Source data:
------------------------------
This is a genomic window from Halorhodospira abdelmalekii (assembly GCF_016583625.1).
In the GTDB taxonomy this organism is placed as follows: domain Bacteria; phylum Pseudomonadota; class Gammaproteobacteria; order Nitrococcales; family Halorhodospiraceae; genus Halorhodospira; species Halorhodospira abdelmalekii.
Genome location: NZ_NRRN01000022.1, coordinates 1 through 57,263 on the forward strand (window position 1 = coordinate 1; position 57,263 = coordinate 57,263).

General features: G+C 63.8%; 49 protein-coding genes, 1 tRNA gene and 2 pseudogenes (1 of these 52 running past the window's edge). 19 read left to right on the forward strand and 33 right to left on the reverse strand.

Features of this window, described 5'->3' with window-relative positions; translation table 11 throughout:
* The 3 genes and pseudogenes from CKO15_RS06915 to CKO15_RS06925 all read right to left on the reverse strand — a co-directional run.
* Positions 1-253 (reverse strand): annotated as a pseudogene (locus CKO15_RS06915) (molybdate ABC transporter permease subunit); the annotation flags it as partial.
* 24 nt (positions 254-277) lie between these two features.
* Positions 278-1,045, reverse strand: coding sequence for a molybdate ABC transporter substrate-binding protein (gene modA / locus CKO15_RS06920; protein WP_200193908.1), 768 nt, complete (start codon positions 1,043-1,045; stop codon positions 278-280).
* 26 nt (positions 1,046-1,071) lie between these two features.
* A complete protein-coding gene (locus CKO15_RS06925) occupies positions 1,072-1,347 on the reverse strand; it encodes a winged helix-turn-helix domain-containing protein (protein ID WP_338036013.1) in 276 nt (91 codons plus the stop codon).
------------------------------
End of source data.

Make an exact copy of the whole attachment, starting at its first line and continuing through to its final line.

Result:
This is a genomic window from Halorhodospira abdelmalekii (assembly GCF_016583625.1).
In the GTDB taxonomy this organism is placed as follows: domain Bacteria; phylum Pseudomonadota; class Gammaproteobacteria; order Nitrococcales; family Halorhodospiraceae; genus Halorhodospira; species Halorhodospira abdelmalekii.
Genome location: NZ_NRRN01000022.1, coordinates 1 through 57,263 on the forward strand (window position 1 = coordinate 1; position 57,263 = coordinate 57,263).

General features: G+C 63.8%; 49 protein-coding genes, 1 tRNA gene and 2 pseudogenes (1 of these 52 running past the window's edge). 19 read left to right on the forward strand and 33 right to left on the reverse strand.

Features of this window, described 5'->3' with window-relative positions; translation table 11 throughout:
* The 3 genes and pseudogenes from CKO15_RS06915 to CKO15_RS06925 all read right to left on the reverse strand — a co-directional run.
* Positions 1-253 (reverse strand): annotated as a pseudogene (locus CKO15_RS06915) (molybdate ABC transporter permease subunit); the annotation flags it as partial.
* 24 nt (positions 254-277) lie between these two features.
* Positions 278-1,045, reverse strand: coding sequence for a molybdate ABC transporter substrate-binding protein (gene modA / locus CKO15_RS06920; protein WP_200193908.1), 768 nt, complete (start codon positions 1,043-1,045; stop codon positions 278-280).
* 26 nt (positions 1,046-1,071) lie between these two features.
* A complete protein-coding gene (locus CKO15_RS06925) occupies positions 1,072-1,347 on the reverse strand; it encodes a winged helix-turn-helix domain-containing protein (protein ID WP_338036013.1) in 276 nt (91 codons plus the stop codon).